President Joe Biden and Secretary of Defense Lloyd Austin are mandating COVID-19 vaccines for all military personnel by September 15, official announcements revealed Monday.
“I will seek the President’s approval to make the vaccines mandatory no later than mid-September, or immediately upon the U.S. Food and Drug Agency (FDA licensure), whichever comes first,” Austin said in a military-wide memo released Monday.
“Reporting suggests the Pfizer-BioNTech vaccine could achieve full FDA licensure early next month,” Austin added. “I will not hesitate to act sooner or recommend a different course to the President if I feel the need to do so.”
The mandate affects the U.S. military’s 1.3 million service members. National Guard members would not be affected by the mandate unless activated by federal orders. Civilian contractors working for the Department of Defense are affected by mask and vaccine mandates for federal employees – the latter of which was implemented by Biden late last month.
Austin also encouraged all military personnel to get the vaccine on their own ahead of the mandate.
Shortly after Austin’s memo, Biden released a statement expressing support for the message.
“Secretary Austin and I share an unshakable commitment to making sure our troops have every tool they need to do their jobs as safely as possible. These vaccines will save lives. Period. They are safe. They are effective. Over 350 million shots have been given in the United States alone,” Biden said.
“Being vaccinated will enable our service members to stay healthy, to better protect their families, and to ensure that our force is ready to operate anywhere in the world. We cannot let up in the fight against COVID-19, especially with the Delta variant spreading rapidly through unvaccinated populations. We are still on a wartime footing, and every American who is eligible should take immediate steps to get vaccinated right away,” Biden added.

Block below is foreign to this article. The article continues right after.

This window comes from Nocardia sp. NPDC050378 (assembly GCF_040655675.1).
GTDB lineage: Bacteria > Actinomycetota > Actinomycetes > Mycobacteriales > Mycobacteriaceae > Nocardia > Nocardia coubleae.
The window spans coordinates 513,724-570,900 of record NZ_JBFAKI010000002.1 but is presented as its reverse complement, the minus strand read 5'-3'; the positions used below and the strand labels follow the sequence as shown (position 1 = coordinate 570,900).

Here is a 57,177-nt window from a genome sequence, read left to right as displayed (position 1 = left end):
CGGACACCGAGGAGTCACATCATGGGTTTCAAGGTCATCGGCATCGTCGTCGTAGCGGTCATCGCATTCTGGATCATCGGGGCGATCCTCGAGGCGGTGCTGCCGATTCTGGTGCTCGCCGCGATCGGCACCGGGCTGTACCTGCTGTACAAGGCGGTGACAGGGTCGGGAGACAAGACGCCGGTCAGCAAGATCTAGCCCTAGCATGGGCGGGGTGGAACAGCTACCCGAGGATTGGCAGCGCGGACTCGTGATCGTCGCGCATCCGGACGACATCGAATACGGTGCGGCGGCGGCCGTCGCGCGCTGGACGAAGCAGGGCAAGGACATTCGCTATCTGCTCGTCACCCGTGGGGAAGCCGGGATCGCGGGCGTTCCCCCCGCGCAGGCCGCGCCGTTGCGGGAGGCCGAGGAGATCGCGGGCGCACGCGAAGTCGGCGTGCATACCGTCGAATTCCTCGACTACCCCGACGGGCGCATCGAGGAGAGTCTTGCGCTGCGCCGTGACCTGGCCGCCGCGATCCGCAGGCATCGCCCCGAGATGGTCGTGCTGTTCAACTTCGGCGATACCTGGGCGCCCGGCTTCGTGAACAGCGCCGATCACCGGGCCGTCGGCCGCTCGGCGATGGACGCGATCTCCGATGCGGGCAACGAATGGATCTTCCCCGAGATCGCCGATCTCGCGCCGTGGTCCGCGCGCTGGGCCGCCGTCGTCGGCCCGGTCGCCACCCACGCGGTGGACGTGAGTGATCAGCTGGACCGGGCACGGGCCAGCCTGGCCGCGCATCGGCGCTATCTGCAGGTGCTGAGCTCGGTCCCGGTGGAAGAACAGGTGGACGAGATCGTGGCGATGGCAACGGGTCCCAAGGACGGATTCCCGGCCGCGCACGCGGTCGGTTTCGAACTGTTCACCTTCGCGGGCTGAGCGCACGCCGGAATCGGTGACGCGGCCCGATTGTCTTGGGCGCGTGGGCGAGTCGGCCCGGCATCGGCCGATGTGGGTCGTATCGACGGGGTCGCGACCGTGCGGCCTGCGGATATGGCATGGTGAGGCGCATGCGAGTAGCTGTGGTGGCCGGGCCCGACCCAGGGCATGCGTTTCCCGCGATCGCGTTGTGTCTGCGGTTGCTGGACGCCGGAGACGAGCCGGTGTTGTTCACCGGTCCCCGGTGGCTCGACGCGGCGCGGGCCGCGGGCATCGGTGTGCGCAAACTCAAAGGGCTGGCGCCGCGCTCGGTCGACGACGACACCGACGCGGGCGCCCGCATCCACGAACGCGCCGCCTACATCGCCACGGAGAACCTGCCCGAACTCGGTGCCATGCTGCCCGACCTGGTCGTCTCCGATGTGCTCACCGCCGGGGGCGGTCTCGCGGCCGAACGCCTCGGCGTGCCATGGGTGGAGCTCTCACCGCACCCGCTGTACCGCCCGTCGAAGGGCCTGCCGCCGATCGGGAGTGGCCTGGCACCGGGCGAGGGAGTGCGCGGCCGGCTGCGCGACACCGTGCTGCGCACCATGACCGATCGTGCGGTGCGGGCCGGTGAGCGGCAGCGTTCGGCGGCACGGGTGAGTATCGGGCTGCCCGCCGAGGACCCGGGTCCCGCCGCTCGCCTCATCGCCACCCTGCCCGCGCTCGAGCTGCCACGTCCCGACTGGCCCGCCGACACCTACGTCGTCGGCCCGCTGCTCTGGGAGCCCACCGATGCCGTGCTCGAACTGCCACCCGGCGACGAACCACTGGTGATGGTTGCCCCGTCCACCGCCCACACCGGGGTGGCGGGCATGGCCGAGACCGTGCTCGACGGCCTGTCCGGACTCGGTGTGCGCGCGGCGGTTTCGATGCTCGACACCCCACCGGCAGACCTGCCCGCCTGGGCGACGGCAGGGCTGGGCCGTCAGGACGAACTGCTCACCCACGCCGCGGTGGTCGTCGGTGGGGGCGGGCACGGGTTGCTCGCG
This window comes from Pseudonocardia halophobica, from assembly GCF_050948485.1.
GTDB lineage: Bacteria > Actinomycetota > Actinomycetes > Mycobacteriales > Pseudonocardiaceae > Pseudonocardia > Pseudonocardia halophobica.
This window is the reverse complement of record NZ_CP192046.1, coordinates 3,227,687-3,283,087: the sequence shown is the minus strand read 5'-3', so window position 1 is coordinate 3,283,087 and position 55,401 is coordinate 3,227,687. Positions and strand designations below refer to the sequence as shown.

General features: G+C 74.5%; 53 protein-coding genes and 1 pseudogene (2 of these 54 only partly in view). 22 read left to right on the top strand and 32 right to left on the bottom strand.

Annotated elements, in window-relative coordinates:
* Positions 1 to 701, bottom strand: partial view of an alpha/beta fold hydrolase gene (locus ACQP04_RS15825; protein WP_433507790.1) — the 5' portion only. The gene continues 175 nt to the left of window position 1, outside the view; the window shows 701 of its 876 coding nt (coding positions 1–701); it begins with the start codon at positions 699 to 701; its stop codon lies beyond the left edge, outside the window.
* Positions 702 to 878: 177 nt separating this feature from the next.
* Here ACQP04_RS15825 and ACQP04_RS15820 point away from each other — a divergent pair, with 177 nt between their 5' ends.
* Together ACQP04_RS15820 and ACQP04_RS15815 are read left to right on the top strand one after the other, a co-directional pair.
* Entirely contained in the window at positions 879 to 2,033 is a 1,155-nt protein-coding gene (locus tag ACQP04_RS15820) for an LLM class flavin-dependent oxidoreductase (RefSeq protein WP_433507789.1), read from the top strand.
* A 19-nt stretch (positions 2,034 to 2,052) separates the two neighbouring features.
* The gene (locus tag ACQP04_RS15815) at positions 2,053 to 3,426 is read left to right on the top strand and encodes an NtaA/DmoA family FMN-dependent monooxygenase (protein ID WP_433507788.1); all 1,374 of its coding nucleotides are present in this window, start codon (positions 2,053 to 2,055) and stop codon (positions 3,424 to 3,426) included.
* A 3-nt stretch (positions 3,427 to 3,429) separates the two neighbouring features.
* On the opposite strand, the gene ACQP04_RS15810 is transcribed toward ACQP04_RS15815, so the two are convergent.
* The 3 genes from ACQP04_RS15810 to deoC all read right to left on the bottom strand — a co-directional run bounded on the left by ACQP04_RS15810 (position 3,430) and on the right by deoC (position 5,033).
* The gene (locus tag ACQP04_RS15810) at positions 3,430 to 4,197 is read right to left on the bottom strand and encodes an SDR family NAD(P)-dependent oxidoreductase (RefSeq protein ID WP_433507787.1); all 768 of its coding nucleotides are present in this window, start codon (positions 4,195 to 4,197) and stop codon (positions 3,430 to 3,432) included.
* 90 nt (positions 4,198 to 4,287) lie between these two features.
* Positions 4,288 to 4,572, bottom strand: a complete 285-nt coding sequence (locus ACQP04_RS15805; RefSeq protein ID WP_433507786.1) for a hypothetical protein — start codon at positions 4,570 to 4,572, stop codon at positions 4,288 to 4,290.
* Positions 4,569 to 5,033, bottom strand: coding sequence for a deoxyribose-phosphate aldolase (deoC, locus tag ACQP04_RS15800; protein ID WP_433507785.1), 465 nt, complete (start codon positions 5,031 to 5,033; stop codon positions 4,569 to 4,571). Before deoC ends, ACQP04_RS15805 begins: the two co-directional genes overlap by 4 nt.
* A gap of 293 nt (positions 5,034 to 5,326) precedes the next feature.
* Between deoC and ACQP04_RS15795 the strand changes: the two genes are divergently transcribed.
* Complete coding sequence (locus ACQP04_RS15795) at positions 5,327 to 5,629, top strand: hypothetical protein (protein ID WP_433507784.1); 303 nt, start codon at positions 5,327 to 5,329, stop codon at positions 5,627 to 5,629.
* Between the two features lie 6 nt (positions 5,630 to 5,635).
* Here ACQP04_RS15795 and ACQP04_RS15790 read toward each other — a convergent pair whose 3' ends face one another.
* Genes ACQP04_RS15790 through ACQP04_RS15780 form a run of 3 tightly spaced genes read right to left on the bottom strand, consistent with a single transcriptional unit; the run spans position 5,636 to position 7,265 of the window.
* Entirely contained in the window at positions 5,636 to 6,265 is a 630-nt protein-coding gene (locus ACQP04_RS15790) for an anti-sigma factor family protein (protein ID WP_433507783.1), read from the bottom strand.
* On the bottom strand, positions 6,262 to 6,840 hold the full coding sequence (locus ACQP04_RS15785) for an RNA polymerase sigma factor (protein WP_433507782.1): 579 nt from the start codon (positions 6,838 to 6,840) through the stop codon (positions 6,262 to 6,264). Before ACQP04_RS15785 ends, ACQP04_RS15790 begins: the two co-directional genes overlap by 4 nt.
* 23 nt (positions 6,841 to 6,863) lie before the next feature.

Biden had announced on July 29 that he was directing the Department of Defense to mandate the vaccine for all military personnel. Austin was expected to make the mandatory vaccine announcement on August 6.
Late last month, Austin told reporters while visiting the Philippines, “We won’t let grass grow under our feet,” adding, “The President directed us to do something and we’ll get after it.”
Last week, Pentagon spokesman John Kirby reiterated that message, telling reporters that Austin would not “let grass grow under his feet,” and teasing that the department had “more to say in very short order here.”
The U.S. military already mandates a number of vaccines for American troops, including shots against the flu, smallpox, measles, mumps, rubella, and tetanus-diphtheria, according to the U.S. Army basic website.
In April, Biden had said he hadn’t ruled out requiring vaccines for service members, but said the decision was a “tough call” that he would “leave that to the military.”
Pentagon spokesman John Kirby told reporters last month that mandating the vaccine was under consideration at the department.
“If these vaccines are approved by the FDA, then the secretary will certainly talk to the services and health care professionals here at the department to determine what the best options are going forward, which could include making them mandatory,” Kirby said on July 8.
Also in July, the Department of Veterans Affairs became the first federal agency to mandate vaccines for its 115,000 medical personnel.